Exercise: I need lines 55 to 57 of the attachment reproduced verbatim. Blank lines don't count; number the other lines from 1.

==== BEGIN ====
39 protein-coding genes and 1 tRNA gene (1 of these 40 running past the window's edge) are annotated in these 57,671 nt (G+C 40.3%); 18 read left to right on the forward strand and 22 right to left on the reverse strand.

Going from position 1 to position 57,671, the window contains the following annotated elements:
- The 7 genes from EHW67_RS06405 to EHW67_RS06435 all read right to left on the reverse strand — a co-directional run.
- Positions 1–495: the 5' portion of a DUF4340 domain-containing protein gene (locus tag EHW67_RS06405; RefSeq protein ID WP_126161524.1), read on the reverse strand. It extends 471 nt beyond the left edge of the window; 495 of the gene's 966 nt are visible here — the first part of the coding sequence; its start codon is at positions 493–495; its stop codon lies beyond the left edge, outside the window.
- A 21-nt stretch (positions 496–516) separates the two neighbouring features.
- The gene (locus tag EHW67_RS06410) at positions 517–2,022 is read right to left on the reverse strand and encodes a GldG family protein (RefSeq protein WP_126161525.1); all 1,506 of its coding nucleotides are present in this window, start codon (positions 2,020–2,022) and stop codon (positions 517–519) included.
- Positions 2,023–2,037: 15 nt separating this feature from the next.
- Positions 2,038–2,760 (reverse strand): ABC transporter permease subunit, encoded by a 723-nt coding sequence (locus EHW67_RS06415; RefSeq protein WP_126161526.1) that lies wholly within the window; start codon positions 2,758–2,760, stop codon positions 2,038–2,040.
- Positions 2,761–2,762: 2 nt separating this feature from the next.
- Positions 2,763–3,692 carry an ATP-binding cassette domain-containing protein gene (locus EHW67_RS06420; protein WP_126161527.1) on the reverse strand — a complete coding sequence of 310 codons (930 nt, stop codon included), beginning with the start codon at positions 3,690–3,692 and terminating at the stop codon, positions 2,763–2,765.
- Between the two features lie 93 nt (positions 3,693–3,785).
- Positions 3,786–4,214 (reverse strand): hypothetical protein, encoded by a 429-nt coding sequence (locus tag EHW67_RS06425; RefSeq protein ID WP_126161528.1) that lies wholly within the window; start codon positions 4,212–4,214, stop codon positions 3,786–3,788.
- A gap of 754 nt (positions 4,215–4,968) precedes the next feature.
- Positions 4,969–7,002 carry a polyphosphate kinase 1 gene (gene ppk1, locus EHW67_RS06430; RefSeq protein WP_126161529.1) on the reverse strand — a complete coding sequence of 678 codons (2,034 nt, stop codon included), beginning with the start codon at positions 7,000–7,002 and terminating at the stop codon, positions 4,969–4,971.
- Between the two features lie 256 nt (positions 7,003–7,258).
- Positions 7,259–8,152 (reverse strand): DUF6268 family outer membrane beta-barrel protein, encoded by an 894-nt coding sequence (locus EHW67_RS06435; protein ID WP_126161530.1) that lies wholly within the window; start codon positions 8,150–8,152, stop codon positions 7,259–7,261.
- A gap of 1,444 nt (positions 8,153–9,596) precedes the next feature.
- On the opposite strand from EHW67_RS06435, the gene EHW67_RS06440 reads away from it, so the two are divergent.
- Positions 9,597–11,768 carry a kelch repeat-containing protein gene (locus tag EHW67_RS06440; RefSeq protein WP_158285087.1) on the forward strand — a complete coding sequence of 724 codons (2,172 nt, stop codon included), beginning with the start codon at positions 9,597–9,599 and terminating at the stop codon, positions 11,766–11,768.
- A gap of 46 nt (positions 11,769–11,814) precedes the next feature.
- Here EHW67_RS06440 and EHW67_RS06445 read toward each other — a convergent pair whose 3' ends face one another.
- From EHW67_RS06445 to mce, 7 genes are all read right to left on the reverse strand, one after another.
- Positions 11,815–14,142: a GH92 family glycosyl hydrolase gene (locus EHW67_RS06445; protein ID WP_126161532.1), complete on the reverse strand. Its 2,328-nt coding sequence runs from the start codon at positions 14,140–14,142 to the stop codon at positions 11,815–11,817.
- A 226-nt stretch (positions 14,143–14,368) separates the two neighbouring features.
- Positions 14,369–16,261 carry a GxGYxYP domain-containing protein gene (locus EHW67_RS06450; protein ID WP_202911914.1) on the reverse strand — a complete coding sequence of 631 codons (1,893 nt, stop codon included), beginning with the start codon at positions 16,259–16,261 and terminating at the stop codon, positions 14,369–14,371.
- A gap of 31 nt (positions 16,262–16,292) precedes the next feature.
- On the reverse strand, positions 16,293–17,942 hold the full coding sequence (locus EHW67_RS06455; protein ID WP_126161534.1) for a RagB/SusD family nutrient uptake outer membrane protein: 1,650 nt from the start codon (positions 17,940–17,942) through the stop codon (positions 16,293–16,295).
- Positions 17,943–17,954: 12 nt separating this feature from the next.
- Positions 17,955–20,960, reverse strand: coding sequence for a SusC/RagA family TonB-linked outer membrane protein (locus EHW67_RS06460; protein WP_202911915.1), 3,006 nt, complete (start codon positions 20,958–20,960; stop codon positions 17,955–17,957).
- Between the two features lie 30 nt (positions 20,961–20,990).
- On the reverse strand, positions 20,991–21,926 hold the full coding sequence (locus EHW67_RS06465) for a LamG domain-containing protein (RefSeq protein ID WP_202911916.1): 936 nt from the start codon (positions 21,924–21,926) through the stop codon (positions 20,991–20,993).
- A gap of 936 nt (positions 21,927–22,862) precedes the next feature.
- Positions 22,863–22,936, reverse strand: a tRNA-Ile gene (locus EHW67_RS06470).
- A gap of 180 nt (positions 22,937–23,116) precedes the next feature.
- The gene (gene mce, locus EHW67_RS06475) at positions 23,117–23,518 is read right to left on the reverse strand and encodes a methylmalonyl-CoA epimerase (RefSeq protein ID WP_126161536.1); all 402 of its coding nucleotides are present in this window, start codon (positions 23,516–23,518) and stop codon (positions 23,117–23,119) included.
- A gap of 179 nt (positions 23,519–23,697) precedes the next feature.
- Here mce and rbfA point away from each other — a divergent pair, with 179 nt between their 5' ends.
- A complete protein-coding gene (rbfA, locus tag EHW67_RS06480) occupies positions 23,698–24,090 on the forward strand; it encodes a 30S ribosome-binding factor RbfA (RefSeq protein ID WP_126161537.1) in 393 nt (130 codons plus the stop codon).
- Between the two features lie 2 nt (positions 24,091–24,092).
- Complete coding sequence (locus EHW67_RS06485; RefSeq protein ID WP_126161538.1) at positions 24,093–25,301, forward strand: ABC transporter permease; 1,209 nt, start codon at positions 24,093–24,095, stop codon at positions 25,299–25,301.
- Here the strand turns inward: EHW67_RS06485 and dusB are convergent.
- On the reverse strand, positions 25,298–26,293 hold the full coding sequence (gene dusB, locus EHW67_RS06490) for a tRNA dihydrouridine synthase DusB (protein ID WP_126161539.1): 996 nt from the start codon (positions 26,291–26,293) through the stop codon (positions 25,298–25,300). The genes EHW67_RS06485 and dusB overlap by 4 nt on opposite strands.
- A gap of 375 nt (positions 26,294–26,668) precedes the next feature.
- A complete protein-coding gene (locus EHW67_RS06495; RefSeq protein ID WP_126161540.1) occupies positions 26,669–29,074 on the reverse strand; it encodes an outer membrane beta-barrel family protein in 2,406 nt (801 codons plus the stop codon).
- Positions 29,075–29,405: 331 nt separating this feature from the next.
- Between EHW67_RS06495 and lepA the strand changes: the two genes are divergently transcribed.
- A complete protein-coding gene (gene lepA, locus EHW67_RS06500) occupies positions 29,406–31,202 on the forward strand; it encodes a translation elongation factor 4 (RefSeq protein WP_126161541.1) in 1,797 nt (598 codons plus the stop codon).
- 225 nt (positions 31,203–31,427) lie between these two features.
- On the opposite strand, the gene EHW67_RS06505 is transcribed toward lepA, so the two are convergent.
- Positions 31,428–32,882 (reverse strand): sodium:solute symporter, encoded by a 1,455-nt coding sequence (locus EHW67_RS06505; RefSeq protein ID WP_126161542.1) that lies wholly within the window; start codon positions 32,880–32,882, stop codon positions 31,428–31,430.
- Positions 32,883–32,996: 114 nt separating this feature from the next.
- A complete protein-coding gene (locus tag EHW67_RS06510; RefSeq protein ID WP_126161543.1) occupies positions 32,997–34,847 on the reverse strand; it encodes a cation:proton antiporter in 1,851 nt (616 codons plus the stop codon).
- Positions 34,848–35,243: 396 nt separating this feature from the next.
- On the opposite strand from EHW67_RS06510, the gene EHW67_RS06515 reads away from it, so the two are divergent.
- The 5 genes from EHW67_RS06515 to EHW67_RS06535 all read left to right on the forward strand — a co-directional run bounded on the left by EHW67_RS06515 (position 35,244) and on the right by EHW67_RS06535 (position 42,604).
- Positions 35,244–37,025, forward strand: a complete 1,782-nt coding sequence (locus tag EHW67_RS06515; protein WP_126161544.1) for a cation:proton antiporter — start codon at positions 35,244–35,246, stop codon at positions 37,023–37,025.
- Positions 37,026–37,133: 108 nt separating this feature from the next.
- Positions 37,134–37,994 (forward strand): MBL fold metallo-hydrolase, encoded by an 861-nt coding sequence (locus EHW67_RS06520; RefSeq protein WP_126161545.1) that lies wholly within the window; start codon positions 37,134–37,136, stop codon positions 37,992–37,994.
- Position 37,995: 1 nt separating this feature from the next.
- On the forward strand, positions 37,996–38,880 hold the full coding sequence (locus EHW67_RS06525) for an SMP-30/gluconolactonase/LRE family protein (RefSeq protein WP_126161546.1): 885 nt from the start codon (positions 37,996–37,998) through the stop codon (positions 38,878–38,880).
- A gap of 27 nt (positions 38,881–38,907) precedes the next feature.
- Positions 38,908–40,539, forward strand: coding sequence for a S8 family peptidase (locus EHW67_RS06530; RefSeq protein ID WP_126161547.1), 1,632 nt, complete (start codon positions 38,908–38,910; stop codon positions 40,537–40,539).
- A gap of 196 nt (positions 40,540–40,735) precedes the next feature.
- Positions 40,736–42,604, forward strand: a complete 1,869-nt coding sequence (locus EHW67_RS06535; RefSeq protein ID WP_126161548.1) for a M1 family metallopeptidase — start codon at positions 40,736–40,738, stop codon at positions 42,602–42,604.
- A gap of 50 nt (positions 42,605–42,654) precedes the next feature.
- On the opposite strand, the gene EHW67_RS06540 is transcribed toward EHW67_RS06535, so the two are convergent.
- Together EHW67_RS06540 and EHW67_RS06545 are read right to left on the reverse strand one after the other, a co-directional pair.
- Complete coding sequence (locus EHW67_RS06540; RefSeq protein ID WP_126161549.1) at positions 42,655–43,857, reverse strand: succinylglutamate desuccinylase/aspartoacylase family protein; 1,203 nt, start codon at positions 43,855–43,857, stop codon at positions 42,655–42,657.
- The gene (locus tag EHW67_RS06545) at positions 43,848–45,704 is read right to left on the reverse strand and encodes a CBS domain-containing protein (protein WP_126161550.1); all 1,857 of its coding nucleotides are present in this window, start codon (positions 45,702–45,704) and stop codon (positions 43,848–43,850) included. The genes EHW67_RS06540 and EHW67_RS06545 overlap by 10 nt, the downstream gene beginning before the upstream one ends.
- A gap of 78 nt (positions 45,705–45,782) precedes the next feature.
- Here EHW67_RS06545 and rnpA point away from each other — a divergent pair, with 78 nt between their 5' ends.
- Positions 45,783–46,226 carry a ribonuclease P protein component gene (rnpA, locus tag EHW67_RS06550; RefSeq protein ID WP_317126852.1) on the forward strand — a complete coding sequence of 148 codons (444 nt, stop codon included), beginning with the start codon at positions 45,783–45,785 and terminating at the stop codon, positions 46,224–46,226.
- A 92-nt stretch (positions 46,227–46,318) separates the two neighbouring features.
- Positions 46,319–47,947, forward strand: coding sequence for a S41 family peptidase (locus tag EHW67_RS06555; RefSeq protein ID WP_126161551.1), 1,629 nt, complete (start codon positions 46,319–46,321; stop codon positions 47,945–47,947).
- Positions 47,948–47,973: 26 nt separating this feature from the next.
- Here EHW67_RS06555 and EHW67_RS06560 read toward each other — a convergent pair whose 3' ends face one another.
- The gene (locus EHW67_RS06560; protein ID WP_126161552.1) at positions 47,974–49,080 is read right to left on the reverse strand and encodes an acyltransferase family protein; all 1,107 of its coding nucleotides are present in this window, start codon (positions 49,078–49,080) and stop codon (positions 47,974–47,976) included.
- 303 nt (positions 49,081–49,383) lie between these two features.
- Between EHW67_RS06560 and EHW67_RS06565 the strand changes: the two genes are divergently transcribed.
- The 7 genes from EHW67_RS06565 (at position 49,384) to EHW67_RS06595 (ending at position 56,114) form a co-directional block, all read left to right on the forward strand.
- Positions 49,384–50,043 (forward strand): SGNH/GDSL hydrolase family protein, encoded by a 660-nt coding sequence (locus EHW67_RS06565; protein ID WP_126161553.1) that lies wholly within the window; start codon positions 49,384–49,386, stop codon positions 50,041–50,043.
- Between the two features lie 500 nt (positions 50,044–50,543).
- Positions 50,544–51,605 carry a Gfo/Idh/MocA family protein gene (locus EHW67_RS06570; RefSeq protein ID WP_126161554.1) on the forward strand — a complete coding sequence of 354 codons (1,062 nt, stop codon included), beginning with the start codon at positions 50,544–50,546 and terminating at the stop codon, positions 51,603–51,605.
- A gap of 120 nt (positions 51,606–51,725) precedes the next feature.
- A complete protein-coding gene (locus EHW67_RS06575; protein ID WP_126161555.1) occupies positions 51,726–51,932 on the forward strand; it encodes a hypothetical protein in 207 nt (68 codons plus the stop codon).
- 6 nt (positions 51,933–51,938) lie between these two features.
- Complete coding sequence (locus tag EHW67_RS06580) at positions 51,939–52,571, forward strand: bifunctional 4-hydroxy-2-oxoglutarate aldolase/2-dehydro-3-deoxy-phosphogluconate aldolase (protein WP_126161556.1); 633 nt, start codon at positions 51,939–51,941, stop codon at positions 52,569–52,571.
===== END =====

- The 5 genes from EHW67_RS06515 to EHW67_RS06535 all read left to right on the forward strand — a co-directional run bounded on the left by EHW67_RS06515 (position 35,244) and on the right by EHW67_RS06535 (position 42,604).
- Positions 35,244–37,025, forward strand: a complete 1,782-nt coding sequence (locus tag EHW67_RS06515; protein WP_126161544.1) for a cation:proton antiporter — start codon at positions 35,244–35,246, stop codon at positions 37,023–37,025.
- Positions 37,026–37,133: 108 nt separating this feature from the next.